The lack of cards in the four player game makes the luck of the draw a more prominent issue than it needed to be. No matter how good your strategy is, you won’t win the game if you don’t draw well. While there are some cards that let you steal cards or mess with other players’ cards, whoever draws the best cards will likely win the game.
This is a problem with the four player game but I am guessing it is not as big of an issue in the two and three player games. I didn’t try the two and three player games though so I can’t verify that fact. With less players each player will get more cards which should mean that they will have more flexibility in what cards they end up playing. I personally think that three players will be the optimal number of players for Get Off My Lawn. I see a potential issue with two players due to the negative cards and special action cards that target other players. With only two players I think the game may turn into a bloodbath where both players constantly attack one another with negative cards.
The Neighborhood Hooligan
Other than not having enough cards, I think too many cards are dedicated towards hurting the other players rather than building up your own lawn. Twelve of the cards are used to directly hurt another player between planting negative effects in other players’ yards to stealing cards. Another five cards are used to either prevent players from messing with your lawn or fixing damage done to your yard by other players. Almost a third of the cards in the entire game are dedicated to messing with other players.
I actually like the idea of messing with other players’ lawns. The game would have gotten boring pretty quickly if no one was able to mess with each other. Having almost a third of the cards dedicated to messing with other players is too many though. With so many of these cards one player can easily be forced into becoming the neighborhood hooligan. In the game I played one player could not draw anything but these “negative” cards. They had a hard time even planting any grass since all they could do was hurt the other players.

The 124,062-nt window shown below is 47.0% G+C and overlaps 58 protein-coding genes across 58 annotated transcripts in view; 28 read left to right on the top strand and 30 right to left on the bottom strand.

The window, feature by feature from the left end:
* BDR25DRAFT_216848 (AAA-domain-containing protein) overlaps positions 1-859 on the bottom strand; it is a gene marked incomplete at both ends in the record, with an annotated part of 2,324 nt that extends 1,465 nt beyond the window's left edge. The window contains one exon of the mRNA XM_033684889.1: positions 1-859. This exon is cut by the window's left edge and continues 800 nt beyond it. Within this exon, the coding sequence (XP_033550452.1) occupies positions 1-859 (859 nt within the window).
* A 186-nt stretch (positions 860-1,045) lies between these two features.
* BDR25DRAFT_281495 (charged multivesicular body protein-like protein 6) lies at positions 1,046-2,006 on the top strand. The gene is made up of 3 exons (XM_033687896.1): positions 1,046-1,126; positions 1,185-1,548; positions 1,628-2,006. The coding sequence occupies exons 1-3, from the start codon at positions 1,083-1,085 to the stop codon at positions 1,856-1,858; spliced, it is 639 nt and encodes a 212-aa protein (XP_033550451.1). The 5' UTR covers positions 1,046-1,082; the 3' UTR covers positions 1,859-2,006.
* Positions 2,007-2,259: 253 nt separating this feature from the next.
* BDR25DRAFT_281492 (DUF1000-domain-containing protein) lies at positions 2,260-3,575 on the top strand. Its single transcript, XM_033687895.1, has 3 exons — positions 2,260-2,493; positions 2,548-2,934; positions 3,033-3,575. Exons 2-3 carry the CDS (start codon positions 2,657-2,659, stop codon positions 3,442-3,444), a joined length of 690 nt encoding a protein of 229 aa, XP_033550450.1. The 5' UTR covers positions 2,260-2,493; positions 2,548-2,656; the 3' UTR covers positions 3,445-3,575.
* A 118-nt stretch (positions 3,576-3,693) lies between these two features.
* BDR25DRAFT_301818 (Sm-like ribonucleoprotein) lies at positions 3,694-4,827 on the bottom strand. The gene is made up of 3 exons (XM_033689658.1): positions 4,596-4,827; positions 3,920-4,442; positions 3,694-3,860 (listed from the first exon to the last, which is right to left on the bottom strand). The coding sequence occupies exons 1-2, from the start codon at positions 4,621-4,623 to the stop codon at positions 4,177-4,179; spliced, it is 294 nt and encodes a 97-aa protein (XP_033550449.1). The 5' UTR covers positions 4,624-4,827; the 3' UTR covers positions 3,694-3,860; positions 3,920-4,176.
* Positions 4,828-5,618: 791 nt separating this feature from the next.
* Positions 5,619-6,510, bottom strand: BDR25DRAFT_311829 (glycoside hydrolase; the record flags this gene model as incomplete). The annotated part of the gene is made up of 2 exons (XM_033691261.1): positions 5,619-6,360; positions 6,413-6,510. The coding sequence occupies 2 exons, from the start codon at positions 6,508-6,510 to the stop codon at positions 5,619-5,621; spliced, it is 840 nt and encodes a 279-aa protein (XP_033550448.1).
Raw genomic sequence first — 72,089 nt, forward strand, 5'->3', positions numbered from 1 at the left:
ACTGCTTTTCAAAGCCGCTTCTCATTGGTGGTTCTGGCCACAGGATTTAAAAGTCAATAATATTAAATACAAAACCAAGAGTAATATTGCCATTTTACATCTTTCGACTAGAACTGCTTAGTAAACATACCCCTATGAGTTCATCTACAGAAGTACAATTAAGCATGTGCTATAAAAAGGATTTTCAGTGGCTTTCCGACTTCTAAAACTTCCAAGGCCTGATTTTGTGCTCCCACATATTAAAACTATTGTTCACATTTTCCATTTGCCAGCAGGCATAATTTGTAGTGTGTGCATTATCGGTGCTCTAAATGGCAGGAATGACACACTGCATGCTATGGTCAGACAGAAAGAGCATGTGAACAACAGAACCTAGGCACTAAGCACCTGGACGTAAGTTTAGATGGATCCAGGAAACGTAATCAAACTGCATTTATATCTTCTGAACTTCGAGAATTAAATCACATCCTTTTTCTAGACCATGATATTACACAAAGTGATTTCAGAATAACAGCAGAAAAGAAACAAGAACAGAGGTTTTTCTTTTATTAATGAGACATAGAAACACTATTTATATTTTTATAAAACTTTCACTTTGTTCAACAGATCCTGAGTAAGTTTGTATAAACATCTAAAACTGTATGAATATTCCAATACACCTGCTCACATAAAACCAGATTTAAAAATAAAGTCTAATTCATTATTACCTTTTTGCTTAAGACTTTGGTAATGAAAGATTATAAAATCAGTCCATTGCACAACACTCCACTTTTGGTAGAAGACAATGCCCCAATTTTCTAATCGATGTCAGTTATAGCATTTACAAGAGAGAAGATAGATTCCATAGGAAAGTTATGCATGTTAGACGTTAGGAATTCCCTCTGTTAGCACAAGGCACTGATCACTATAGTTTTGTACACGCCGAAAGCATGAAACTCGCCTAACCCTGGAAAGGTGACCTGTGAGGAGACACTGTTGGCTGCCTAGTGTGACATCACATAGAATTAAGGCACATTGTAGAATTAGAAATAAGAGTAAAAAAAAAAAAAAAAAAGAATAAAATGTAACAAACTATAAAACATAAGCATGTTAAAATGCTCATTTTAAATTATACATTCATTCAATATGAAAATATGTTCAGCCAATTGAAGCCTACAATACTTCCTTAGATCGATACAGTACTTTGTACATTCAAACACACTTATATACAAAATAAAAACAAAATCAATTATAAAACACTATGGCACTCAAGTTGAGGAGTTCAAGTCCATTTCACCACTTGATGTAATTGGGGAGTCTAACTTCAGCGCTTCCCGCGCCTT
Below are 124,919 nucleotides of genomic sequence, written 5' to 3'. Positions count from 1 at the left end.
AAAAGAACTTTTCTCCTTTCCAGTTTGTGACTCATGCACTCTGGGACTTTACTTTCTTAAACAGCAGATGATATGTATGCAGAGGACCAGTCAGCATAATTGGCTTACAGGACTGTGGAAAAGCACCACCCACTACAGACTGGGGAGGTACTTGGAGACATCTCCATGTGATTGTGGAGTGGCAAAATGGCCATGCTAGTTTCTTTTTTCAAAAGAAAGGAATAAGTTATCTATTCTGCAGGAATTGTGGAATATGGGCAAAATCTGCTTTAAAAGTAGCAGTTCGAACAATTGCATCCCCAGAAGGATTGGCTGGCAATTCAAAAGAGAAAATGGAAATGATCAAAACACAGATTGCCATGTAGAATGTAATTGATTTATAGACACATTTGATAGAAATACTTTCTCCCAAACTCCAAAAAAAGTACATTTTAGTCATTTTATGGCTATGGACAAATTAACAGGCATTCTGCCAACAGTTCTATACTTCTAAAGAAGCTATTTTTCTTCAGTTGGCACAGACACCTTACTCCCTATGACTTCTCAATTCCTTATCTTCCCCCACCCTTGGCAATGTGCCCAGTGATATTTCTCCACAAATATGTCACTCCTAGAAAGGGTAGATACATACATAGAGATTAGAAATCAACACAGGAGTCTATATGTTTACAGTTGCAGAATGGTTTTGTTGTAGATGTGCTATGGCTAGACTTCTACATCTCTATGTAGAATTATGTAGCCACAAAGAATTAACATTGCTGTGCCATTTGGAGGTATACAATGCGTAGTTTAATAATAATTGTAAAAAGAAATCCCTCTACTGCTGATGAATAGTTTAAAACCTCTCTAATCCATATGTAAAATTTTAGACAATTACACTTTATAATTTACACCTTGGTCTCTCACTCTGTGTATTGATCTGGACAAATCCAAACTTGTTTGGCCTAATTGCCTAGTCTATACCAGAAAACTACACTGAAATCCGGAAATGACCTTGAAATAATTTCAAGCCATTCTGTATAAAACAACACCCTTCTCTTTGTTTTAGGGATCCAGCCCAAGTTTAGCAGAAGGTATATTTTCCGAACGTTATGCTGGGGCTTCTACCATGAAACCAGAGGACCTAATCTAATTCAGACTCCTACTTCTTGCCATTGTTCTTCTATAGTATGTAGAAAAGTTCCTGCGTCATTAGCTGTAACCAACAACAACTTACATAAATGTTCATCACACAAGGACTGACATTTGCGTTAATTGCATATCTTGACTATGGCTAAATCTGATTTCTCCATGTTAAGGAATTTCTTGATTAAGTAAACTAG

While the artwork will not be for everyone, I liked it quite a bit. The artwork has a nice cartoony feel to it which goes well with the not too serious theme of the game. How serious could a game take itself where you can vandalize one of your neighbor’s lawns by placing some “number 2” on their lawn? As a whole the game is pretty quirky which won’t be for everyone but some people will enjoy the theme.
Overall I would say that Get Off My Lawn is not a bad card game. The game is very accessible and is quick to play. It is not the type of game that I would play multiple times in a row but I think it would work well as a filler game since a normal game would probably take less than 15 minutes to complete.
One issue I had with the game is that I felt there could be more cards for the four player game. The game should work fine with two or three players though. I also think that there could have been a few less cards of the “attack another player” variety. I like the idea of messing with other players but I think the game has too big of focus on that aspect of the game.
Overall if the theme and the mechanics of the game interest you, I think you will like Get Off My Lawn. If neither interest you, Get Off My Lawn is probably not for you. For those of you who are not sure whether you will like the game, you can actually try out the game before making a pledge. You can print off the print and play components from the Kickstarter page. If you have a copy of the Steam game Tabletop Simulator you can also try out the game for free.
If you are interested in Get Off My Lawn, the Kickstarter runs until July 23rd, 2015. With a pledge of $15 CAD or roughly $12 USD, you will receive a copy of the game if it is successfully Kickstarted. You can check out the Kickstarter page for more information.